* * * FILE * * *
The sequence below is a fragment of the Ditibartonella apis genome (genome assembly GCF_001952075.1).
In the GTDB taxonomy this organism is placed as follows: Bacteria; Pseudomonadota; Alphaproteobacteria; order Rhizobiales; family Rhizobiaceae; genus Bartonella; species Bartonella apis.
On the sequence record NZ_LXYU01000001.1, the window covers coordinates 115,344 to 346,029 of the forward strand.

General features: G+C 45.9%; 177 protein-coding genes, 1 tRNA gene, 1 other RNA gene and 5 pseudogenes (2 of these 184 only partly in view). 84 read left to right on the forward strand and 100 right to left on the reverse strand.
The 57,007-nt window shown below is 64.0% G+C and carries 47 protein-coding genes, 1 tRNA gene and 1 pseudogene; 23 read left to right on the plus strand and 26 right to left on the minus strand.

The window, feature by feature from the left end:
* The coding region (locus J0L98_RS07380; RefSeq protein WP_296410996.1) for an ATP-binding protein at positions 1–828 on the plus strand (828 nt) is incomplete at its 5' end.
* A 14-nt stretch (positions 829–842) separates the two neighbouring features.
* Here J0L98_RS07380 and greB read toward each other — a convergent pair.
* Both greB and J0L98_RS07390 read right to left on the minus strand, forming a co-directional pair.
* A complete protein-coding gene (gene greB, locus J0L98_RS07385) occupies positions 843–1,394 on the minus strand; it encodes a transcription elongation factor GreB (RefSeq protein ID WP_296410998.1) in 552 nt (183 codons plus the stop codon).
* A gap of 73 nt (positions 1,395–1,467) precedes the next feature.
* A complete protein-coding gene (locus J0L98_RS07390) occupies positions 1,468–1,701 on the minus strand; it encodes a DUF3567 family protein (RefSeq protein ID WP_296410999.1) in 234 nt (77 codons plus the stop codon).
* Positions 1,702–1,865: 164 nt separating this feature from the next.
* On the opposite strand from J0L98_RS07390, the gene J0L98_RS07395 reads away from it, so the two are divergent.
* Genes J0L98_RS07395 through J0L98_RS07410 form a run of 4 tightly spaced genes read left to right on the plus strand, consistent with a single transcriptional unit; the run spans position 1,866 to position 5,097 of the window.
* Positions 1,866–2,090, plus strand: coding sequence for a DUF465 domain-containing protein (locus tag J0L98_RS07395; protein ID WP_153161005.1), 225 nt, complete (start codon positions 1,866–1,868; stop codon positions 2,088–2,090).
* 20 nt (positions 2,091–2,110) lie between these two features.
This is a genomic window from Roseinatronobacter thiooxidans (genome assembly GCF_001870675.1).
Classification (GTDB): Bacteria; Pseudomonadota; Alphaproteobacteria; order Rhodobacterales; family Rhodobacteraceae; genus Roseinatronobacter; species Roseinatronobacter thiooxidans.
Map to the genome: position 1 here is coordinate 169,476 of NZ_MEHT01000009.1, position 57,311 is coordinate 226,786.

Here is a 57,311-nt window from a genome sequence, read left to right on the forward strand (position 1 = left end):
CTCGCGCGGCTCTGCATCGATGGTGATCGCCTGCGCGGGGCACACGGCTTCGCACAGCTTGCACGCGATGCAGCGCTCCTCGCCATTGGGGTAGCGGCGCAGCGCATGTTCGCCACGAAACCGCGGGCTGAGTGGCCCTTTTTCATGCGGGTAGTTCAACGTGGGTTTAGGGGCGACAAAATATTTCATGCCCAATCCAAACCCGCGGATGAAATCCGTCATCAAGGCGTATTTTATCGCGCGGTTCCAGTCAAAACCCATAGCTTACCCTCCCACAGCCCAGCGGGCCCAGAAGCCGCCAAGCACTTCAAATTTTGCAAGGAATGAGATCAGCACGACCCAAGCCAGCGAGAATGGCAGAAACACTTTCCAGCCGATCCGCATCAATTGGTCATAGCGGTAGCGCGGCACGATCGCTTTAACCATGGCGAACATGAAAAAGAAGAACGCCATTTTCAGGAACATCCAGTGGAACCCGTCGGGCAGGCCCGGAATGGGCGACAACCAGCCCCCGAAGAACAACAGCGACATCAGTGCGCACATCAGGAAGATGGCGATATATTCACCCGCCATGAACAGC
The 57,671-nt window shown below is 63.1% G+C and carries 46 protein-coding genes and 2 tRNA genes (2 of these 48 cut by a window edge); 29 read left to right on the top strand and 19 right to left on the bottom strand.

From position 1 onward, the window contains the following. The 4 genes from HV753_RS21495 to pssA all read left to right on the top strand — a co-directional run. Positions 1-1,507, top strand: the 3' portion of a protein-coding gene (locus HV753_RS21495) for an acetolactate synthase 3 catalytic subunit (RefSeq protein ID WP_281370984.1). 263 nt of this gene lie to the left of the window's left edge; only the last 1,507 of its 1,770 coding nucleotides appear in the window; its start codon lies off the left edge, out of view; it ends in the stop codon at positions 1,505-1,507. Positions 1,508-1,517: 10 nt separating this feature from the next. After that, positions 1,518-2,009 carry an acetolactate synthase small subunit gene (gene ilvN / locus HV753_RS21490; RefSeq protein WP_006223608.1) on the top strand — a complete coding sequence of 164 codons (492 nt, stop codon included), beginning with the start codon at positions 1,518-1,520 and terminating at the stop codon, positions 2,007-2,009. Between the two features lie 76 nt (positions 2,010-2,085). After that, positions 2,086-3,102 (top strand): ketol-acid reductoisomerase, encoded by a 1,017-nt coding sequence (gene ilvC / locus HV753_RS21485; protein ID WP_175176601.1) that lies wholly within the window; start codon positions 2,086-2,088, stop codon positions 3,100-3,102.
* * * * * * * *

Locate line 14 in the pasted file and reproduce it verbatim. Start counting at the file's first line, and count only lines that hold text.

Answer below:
* Positions 1,702–1,865: 164 nt separating this feature from the next.